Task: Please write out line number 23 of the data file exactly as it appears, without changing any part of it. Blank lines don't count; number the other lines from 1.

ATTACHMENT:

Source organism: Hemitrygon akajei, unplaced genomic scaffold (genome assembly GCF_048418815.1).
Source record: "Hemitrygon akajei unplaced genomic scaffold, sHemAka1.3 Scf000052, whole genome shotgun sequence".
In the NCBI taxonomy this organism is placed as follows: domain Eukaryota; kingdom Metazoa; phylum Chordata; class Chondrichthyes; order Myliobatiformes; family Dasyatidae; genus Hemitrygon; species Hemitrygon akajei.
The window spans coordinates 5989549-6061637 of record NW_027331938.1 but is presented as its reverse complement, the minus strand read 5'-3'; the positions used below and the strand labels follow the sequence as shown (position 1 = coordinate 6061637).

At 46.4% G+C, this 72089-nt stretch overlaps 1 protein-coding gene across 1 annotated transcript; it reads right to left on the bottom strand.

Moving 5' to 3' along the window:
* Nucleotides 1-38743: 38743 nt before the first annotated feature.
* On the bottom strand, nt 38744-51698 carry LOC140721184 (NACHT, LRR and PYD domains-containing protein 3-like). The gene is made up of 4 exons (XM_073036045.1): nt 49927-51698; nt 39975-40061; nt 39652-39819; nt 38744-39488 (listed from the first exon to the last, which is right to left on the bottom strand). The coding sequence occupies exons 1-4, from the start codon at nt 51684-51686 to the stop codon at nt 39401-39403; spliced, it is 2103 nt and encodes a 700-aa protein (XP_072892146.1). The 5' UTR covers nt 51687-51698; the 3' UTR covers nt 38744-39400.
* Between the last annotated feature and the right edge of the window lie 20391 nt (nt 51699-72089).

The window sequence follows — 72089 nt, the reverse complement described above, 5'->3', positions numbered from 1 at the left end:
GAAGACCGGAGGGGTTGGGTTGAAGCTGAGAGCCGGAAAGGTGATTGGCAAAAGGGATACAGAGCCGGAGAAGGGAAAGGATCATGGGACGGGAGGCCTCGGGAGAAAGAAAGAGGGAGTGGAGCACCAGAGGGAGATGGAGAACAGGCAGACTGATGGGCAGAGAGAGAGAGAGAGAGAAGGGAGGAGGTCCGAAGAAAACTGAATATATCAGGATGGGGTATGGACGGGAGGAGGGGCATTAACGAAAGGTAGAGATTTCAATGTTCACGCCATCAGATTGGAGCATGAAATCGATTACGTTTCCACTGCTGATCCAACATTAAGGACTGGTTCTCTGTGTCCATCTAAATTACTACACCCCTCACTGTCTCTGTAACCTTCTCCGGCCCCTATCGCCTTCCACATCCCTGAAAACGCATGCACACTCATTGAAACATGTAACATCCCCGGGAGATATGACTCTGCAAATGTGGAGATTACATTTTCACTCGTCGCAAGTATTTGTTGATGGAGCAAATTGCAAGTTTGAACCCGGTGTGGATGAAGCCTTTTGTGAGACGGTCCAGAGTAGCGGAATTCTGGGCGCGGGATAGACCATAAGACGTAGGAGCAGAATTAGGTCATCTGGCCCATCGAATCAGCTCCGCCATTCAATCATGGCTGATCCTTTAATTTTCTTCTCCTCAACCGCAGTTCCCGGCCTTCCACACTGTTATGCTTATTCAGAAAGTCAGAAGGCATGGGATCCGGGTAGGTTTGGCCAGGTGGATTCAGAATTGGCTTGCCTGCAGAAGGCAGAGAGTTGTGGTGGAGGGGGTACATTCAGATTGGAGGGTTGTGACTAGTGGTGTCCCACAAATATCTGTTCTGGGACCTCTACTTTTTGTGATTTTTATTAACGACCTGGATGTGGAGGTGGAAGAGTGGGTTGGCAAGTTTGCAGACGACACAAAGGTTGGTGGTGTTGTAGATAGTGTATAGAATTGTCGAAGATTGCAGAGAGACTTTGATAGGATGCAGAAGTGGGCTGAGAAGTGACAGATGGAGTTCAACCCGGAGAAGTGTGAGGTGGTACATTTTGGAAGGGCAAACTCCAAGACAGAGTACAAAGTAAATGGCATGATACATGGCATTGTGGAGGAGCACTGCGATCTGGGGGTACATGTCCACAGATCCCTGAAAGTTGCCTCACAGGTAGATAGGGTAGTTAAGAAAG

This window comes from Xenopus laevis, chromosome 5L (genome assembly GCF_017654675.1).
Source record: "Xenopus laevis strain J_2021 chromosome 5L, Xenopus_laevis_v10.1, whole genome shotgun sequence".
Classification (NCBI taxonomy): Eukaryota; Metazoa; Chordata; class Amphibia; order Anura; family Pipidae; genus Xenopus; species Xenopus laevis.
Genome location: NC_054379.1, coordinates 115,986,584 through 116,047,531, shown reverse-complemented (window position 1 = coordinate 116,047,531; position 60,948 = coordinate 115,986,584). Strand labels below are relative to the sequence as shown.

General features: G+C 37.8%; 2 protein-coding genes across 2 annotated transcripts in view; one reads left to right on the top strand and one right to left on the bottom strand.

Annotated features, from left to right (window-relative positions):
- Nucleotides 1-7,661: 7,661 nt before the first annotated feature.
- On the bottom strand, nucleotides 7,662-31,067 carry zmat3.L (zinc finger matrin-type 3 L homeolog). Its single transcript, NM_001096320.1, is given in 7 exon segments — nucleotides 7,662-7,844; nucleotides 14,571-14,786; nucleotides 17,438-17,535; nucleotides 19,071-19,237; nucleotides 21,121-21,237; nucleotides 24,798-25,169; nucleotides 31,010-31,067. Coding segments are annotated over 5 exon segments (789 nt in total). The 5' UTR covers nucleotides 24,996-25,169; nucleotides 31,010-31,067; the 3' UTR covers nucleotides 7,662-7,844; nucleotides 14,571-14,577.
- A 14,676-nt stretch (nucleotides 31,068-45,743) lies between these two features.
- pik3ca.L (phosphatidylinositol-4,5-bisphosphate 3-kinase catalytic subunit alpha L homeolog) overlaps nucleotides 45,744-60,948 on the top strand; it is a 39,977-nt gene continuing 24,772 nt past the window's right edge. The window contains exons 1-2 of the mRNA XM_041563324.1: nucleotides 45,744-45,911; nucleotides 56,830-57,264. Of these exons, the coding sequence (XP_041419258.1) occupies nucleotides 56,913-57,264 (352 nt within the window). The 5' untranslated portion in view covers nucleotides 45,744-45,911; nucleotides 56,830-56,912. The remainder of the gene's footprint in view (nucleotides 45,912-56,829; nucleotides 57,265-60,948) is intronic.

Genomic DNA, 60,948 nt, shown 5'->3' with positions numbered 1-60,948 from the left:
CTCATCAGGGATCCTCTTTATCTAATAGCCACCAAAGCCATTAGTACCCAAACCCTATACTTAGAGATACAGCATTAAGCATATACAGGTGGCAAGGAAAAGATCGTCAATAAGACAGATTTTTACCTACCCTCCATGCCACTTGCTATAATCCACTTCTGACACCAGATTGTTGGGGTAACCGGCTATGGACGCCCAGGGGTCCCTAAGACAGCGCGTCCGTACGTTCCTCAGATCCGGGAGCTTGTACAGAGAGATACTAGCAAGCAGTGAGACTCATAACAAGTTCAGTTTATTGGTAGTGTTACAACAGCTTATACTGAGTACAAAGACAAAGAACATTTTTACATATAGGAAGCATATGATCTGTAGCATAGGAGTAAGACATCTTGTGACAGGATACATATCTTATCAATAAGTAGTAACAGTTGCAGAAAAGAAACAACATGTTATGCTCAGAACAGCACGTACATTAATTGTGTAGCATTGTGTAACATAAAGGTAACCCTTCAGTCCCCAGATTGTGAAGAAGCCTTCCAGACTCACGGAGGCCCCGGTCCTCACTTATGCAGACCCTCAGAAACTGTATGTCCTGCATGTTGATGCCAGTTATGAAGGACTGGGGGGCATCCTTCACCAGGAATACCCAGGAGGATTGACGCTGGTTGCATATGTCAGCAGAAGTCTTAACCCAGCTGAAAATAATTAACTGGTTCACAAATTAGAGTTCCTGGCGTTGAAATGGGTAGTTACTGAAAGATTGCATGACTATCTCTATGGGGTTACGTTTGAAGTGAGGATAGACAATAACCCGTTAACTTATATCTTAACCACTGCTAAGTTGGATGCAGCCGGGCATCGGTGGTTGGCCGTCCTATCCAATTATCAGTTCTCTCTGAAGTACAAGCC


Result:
CTCATCAGGGATCCTCTTTATCTAATAGCCACCAAAGCCATTAGTACCCAAACCCTATACTTAGAGATACAGCATTAAGCATATACAGGTGGCAAGGAAAAGATCGTCAATAAGACAGATTTTTACCTACCCTCCATGCCACTTGCTATAATCCACTTCTGACACCAGATTGTTGGGGTAACCGGCTATGGACGCCCAGGGGTCCCTAAGACAGCGCGTCCGTACGTTCCTCAGATCCGGGAGCTTGTACAGAGAGATACTAGCAAGCAGTGAGACTCATAACAAGTTCAGTTTATTGGTAGTGTTACAACAGCTTATACTGAGTACAAAGACAAAGAACATTTTTACATATAGGAAGCATATGATCTGTAGCATAGGAGTAAGACATCTTGTGACAGGATACATATCTTATCAATAAGTAGTAACAGTTGCAGAAAAGAAACAACATGTTATGCTCAGAACAGCACGTACATTAATTGTGTAGCATTGTGTAACATAAAGGTAACCCTTCAGTCCCCAGATTGTGAAGAAGCCTTCCAGACTCACGGAGGCCCCGGTCCTCACTTATGCAGACCCTCAGAAACTGTATGTCCTGCATGTTGATGCCAGTTATGAAGGACTGGGGGGCATCCTTCACCAGGAATACCCAGGAGGATTGACGCTGGTTGCATATGTCAGCAGAAGTCTTAACCCAGCTGAAAATAATTAACTGGTTCACAAATTAGAGTTCCTGGCGTTGAAATGGGTAGTTACTGAAAGATTGCATGACTATCTCTATGGGGTTACGTTTGAAGTGAGGATAGACAATAACCCGTTAACTTATATCTTAACCACTGCTAAGTTGGATGCAGCCGGGCATCGGTGGTTGGCCGTCCTATCCAATTATCAGTTCTCTCTGAAGTACAAGCC